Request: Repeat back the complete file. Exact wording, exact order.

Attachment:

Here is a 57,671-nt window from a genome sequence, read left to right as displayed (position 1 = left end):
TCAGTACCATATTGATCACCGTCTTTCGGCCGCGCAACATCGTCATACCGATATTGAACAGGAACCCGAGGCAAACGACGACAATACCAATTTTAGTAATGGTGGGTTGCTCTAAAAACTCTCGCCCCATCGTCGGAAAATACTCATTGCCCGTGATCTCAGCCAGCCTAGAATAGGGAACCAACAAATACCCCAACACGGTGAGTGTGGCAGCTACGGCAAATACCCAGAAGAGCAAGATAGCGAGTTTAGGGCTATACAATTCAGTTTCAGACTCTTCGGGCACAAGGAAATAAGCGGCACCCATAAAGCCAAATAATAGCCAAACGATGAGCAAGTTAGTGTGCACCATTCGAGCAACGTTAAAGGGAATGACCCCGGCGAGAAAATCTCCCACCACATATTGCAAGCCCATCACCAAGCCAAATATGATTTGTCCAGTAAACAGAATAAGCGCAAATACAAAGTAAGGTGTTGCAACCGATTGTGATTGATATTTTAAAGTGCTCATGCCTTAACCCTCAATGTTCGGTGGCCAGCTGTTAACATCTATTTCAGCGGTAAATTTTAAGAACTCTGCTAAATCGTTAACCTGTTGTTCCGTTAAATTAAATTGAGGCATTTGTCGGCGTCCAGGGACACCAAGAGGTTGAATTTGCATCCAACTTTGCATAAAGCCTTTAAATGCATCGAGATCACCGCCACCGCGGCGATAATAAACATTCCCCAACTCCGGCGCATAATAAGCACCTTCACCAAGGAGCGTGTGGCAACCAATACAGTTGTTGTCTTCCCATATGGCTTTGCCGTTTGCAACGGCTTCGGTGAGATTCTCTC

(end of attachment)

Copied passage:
Here is a 57,671-nt window from a genome sequence, read left to right as displayed (position 1 = left end):
TCAGTACCATATTGATCACCGTCTTTCGGCCGCGCAACATCGTCATACCGATATTGAACAGGAACCCGAGGCAAACGACGACAATACCAATTTTAGTAATGGTGGGTTGCTCTAAAAACTCTCGCCCCATCGTCGGAAAATACTCATTGCCCGTGATCTCAGCCAGCCTAGAATAGGGAACCAACAAATACCCCAACACGGTGAGTGTGGCAGCTACGGCAAATACCCAGAAGAGCAAGATAGCGAGTTTAGGGCTATACAATTCAGTTTCAGACTCTTCGGGCACAAGGAAATAAGCGGCACCCATAAAGCCAAATAATAGCCAAACGATGAGCAAGTTAGTGTGCACCATTCGAGCAACGTTAAAGGGAATGACCCCGGCGAGAAAATCTCCCACCACATATTGCAAGCCCATCACCAAGCCAAATATGATTTGTCCAGTAAACAGAATAAGCGCAAATACAAAGTAAGGTGTTGCAACCGATTGTGATTGATATTTTAAAGTGCTCATGCCTTAACCCTCAATGTTCGGTGGCCAGCTGTTAACATCTATTTCAGCGGTAAATTTTAAGAACTCTGCTAAATCGTTAACCTGTTGTTCCGTTAAATTAAATTGAGGCATTTGTCGGCGTCCAGGGACACCAAGAGGTTGAATTTGCATCCAACTTTGCATAAAGCCTTTAAATGCATCGAGATCACCGCCACCGCGGCGATAATAAACATTCCCCAACTCCGGCGCATAATAAGCACCTTCACCAAGGAGCGTGTGGCAACCAATACAGTTGTTGTCTTCCCATATGGCTTTGCCGTTTGCAACGGCTTCGGTGAGATTCTCTC